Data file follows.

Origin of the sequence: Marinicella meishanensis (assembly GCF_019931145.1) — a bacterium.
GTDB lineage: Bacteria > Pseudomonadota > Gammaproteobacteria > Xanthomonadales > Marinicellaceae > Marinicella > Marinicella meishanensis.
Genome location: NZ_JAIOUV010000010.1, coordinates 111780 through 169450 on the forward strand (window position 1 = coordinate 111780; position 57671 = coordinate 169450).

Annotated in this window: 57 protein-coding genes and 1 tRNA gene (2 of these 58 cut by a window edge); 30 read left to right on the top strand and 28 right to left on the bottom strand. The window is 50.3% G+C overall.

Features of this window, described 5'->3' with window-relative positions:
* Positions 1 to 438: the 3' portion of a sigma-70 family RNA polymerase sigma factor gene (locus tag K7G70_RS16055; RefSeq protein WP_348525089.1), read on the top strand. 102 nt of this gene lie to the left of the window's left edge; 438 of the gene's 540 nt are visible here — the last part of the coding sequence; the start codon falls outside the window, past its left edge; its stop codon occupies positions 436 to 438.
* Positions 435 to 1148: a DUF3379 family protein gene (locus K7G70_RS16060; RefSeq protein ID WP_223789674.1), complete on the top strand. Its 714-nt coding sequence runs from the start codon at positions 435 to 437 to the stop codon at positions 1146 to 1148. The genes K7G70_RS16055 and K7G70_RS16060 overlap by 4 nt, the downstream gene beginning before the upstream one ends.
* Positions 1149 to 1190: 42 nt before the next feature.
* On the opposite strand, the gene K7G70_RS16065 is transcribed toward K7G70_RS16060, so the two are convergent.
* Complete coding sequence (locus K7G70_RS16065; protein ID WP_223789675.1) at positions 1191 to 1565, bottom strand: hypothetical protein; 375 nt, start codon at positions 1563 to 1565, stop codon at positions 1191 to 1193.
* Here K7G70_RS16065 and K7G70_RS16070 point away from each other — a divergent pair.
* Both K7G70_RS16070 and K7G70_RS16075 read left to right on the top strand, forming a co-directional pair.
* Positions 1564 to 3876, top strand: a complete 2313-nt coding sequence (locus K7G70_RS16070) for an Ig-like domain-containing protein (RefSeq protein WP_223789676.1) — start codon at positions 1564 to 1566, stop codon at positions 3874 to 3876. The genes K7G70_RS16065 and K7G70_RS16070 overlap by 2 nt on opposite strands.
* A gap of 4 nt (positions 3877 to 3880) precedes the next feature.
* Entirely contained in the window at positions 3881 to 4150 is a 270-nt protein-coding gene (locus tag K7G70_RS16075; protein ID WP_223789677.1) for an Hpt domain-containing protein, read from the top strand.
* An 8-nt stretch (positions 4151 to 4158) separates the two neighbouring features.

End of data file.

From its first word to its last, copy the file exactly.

Origin of the sequence: Marinicella meishanensis (assembly GCF_019931145.1) — a bacterium.
GTDB lineage: Bacteria > Pseudomonadota > Gammaproteobacteria > Xanthomonadales > Marinicellaceae > Marinicella > Marinicella meishanensis.
Genome location: NZ_JAIOUV010000010.1, coordinates 111780 through 169450 on the forward strand (window position 1 = coordinate 111780; position 57671 = coordinate 169450).

Annotated in this window: 57 protein-coding genes and 1 tRNA gene (2 of these 58 cut by a window edge); 30 read left to right on the top strand and 28 right to left on the bottom strand. The window is 50.3% G+C overall.

Features of this window, described 5'->3' with window-relative positions:
* Positions 1 to 438: the 3' portion of a sigma-70 family RNA polymerase sigma factor gene (locus tag K7G70_RS16055; RefSeq protein WP_348525089.1), read on the top strand. 102 nt of this gene lie to the left of the window's left edge; 438 of the gene's 540 nt are visible here — the last part of the coding sequence; the start codon falls outside the window, past its left edge; its stop codon occupies positions 436 to 438.
* Positions 435 to 1148: a DUF3379 family protein gene (locus K7G70_RS16060; RefSeq protein ID WP_223789674.1), complete on the top strand. Its 714-nt coding sequence runs from the start codon at positions 435 to 437 to the stop codon at positions 1146 to 1148. The genes K7G70_RS16055 and K7G70_RS16060 overlap by 4 nt, the downstream gene beginning before the upstream one ends.
* Positions 1149 to 1190: 42 nt before the next feature.
* On the opposite strand, the gene K7G70_RS16065 is transcribed toward K7G70_RS16060, so the two are convergent.
* Complete coding sequence (locus K7G70_RS16065; protein ID WP_223789675.1) at positions 1191 to 1565, bottom strand: hypothetical protein; 375 nt, start codon at positions 1563 to 1565, stop codon at positions 1191 to 1193.
* Here K7G70_RS16065 and K7G70_RS16070 point away from each other — a divergent pair.
* Both K7G70_RS16070 and K7G70_RS16075 read left to right on the top strand, forming a co-directional pair.
* Positions 1564 to 3876, top strand: a complete 2313-nt coding sequence (locus K7G70_RS16070) for an Ig-like domain-containing protein (RefSeq protein WP_223789676.1) — start codon at positions 1564 to 1566, stop codon at positions 3874 to 3876. The genes K7G70_RS16065 and K7G70_RS16070 overlap by 2 nt on opposite strands.
* A gap of 4 nt (positions 3877 to 3880) precedes the next feature.
* Entirely contained in the window at positions 3881 to 4150 is a 270-nt protein-coding gene (locus tag K7G70_RS16075; protein ID WP_223789677.1) for an Hpt domain-containing protein, read from the top strand.
* An 8-nt stretch (positions 4151 to 4158) separates the two neighbouring features.